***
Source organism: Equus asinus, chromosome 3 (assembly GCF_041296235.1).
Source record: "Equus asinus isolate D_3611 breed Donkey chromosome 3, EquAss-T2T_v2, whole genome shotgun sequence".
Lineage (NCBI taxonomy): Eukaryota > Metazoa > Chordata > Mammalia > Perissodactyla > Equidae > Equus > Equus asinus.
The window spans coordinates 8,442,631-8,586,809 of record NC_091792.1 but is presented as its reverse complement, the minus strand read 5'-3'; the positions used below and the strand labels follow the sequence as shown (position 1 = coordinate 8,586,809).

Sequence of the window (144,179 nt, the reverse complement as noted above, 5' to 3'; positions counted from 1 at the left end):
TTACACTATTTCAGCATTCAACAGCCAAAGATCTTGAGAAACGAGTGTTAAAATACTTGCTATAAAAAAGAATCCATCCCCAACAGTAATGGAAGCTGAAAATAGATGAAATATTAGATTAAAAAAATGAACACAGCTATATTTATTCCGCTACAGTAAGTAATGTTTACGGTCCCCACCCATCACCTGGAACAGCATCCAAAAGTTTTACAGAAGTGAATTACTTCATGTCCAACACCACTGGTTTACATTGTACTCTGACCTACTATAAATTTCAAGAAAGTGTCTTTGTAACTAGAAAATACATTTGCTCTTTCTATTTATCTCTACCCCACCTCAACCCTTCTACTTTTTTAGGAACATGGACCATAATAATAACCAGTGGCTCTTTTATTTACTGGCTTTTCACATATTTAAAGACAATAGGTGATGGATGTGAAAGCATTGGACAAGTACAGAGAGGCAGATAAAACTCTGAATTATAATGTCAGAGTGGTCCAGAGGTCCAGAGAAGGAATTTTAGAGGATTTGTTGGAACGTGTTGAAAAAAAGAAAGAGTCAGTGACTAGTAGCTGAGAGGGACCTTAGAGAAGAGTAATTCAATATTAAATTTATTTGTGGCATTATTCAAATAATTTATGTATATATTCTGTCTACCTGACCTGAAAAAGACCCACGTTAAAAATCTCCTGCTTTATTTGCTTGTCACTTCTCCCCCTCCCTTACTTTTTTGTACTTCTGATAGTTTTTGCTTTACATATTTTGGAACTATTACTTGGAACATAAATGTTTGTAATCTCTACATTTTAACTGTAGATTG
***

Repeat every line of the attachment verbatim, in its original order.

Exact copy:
Source organism: Equus asinus, chromosome 3 (assembly GCF_041296235.1).
Source record: "Equus asinus isolate D_3611 breed Donkey chromosome 3, EquAss-T2T_v2, whole genome shotgun sequence".
Lineage (NCBI taxonomy): Eukaryota > Metazoa > Chordata > Mammalia > Perissodactyla > Equidae > Equus > Equus asinus.
The window spans coordinates 8,442,631-8,586,809 of record NC_091792.1 but is presented as its reverse complement, the minus strand read 5'-3'; the positions used below and the strand labels follow the sequence as shown (position 1 = coordinate 8,586,809).

Sequence of the window (144,179 nt, the reverse complement as noted above, 5' to 3'; positions counted from 1 at the left end):
TTACACTATTTCAGCATTCAACAGCCAAAGATCTTGAGAAACGAGTGTTAAAATACTTGCTATAAAAAAGAATCCATCCCCAACAGTAATGGAAGCTGAAAATAGATGAAATATTAGATTAAAAAAATGAACACAGCTATATTTATTCCGCTACAGTAAGTAATGTTTACGGTCCCCACCCATCACCTGGAACAGCATCCAAAAGTTTTACAGAAGTGAATTACTTCATGTCCAACACCACTGGTTTACATTGTACTCTGACCTACTATAAATTTCAAGAAAGTGTCTTTGTAACTAGAAAATACATTTGCTCTTTCTATTTATCTCTACCCCACCTCAACCCTTCTACTTTTTTAGGAACATGGACCATAATAATAACCAGTGGCTCTTTTATTTACTGGCTTTTCACATATTTAAAGACAATAGGTGATGGATGTGAAAGCATTGGACAAGTACAGAGAGGCAGATAAAACTCTGAATTATAATGTCAGAGTGGTCCAGAGGTCCAGAGAAGGAATTTTAGAGGATTTGTTGGAACGTGTTGAAAAAAAGAAAGAGTCAGTGACTAGTAGCTGAGAGGGACCTTAGAGAAGAGTAATTCAATATTAAATTTATTTGTGGCATTATTCAAATAATTTATGTATATATTCTGTCTACCTGACCTGAAAAAGACCCACGTTAAAAATCTCCTGCTTTATTTGCTTGTCACTTCTCCCCCTCCCTTACTTTTTTGTACTTCTGATAGTTTTTGCTTTACATATTTTGGAACTATTACTTGGAACATAAATGTTTGTAATCTCTACATTTTAACTGTAGATTG